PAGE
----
Since the scandal of congressional insider trading blew up back at the pandemic’s start in January 2020, various senators and representatives tried to respond legislatively. Their efforts generated headlines, but not much else.

By Eve Ottenberg, CounterPunch

Corruption in congress continues apace. Legislators get the inside skinny on a particular industry, including specific companies, and then make a killing executing stock trades on this illegal insider knowledge. A recent egregious example is Florida Democrat Lois Frankel. This representative sold shares of First Republic Bank, which was collapsing, and bought stock in the bank that took it over, namely J. P. Morgan. Frankel first sold her First Republic shares on March 16, and on March 22, “Frankel also purchased shares in J.P. Morgan,” according to Newsweek, May 1. The Treasury department started arranging bank actions to help First Republic March 16. So the bank had been in big trouble before that, the government knew about it, and this was the environment in which Frankel made her trades.

insider trading

Amid current banking woes generally, “several lawmakers are facing questions about recent stock trades, involving First Republic Bank.” Utah GOP representative John Curtis and Oregon Dem Earl Blumenauer “also reported trades of First Republic Bank stocks leading up to its failure on Monday.” Meanwhile “shares in First Republic…fell more than 75 percent last week” (the last week in April), Newsweek reported “after the bank announced that depositors withdrew $100 billion in March.” Suffice it to say, the congressional trades look not just fishy, but outright crooked.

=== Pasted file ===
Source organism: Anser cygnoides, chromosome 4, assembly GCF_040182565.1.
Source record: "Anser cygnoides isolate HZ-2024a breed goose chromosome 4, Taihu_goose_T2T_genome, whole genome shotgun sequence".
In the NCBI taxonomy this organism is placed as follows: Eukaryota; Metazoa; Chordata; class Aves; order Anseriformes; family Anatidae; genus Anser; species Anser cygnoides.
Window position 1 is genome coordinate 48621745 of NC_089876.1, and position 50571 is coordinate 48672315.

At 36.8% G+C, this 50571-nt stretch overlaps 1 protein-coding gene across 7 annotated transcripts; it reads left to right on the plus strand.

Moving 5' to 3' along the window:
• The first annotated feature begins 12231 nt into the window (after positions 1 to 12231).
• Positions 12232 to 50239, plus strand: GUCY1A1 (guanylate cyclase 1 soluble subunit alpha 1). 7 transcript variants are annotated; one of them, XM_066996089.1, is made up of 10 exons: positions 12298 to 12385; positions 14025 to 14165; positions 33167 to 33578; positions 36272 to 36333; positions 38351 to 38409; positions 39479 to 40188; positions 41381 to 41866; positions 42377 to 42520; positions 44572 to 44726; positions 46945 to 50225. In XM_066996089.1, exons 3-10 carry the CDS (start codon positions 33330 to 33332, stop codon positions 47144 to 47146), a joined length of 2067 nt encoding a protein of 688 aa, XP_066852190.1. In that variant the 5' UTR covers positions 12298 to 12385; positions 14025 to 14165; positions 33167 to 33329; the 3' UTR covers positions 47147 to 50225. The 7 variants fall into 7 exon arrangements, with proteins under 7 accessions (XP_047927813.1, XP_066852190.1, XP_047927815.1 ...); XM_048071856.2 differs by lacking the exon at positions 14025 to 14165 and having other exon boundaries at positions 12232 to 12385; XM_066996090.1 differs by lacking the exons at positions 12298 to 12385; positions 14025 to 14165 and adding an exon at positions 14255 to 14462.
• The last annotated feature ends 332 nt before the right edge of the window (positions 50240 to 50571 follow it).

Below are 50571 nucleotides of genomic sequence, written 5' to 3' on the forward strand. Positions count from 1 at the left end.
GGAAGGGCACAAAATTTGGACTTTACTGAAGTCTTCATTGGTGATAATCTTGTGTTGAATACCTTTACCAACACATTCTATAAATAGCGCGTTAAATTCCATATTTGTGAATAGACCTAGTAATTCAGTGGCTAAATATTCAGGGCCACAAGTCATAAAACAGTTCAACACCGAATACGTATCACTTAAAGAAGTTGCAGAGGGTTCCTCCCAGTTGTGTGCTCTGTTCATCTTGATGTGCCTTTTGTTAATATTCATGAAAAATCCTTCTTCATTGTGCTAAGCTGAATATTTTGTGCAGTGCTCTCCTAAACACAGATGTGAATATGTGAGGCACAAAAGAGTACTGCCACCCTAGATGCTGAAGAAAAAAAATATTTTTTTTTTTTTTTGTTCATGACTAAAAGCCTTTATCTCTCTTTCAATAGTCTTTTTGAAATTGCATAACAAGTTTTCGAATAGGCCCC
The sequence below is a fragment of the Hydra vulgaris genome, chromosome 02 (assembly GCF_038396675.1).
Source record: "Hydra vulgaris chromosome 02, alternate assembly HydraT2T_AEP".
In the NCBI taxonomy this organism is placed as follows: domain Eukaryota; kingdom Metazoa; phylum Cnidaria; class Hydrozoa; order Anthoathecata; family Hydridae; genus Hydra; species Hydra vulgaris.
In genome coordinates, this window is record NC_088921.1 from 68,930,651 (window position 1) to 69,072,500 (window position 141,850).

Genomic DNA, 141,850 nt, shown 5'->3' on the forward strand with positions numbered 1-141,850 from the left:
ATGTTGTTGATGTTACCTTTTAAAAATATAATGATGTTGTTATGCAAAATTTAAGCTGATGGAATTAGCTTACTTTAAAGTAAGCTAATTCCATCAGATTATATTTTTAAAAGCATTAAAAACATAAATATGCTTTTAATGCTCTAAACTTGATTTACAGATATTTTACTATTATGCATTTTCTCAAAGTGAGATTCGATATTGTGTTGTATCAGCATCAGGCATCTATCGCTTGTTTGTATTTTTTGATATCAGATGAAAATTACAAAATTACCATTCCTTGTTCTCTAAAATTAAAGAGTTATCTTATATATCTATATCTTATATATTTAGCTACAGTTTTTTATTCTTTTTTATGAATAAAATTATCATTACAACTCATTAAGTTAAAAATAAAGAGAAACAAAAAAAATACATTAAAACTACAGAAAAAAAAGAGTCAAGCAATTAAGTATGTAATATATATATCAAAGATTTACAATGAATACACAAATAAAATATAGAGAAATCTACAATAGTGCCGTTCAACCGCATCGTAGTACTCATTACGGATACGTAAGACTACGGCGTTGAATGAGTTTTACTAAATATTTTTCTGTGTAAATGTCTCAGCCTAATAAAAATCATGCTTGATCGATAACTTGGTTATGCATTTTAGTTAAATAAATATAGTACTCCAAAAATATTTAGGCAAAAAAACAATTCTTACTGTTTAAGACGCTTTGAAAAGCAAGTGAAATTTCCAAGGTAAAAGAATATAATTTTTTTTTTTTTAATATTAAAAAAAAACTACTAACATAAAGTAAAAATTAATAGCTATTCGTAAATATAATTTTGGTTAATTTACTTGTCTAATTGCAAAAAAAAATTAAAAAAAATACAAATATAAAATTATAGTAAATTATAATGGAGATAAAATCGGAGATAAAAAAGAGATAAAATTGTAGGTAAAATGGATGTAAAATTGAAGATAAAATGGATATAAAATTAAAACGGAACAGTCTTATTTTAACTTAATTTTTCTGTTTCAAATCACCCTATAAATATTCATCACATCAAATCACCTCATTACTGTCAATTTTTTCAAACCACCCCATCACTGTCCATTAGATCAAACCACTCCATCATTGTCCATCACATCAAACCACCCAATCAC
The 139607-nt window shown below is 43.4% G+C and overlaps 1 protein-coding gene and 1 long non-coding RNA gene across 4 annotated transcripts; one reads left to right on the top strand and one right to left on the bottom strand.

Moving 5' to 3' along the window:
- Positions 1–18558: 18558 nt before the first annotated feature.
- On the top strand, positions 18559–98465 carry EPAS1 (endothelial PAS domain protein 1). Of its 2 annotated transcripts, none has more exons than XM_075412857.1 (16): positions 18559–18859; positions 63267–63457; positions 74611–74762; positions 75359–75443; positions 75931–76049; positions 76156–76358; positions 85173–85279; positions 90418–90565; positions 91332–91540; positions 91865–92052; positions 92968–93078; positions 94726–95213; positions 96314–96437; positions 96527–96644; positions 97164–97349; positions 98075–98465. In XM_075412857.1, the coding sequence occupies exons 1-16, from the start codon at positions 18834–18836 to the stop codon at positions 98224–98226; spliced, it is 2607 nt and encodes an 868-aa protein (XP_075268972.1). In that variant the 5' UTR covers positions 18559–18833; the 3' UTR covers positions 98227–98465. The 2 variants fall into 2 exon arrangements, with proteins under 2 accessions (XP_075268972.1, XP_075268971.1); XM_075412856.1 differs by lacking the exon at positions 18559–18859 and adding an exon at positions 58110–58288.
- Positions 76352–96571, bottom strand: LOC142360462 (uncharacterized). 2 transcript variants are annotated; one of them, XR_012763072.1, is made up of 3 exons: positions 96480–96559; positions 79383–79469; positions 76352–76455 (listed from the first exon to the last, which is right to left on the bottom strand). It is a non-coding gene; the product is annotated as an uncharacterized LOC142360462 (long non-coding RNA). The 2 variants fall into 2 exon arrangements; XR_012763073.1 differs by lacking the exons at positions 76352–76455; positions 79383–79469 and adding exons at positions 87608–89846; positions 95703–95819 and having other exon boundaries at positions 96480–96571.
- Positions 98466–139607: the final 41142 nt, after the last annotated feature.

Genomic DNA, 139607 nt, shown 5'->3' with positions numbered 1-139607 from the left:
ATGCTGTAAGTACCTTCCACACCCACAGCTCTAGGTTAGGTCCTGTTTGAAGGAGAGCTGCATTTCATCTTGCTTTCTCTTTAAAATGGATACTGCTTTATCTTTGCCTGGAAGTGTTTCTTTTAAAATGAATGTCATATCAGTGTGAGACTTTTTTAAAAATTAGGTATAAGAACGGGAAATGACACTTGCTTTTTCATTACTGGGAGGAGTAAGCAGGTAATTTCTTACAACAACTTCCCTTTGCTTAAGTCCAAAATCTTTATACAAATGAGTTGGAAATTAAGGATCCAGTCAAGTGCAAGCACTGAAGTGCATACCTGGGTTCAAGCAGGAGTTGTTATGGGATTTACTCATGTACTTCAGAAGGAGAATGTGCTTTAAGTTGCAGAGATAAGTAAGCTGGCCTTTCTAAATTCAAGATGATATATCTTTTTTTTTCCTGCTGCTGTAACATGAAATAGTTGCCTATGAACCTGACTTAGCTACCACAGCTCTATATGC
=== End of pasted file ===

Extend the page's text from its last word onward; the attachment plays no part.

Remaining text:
Right on schedule, two House members from opposite political poles propose the umpteenth piece of legislation to wrestle the monster of congressional stock trading corruption into some semblance of respectability. Numerous other such bills preceded this. They went nowhere. What makes this one different is that Nancy “I’ll Trade Whatever Stocks I Want” Pelosi is no longer House speaker. She stood implacably in the path of any effort to clean up congressional financial depredations. She is now gone from the House speakership. So New York Dem Alexandria Ocasio-Cortez and Florida Republican Matt Gaetz teamed up.

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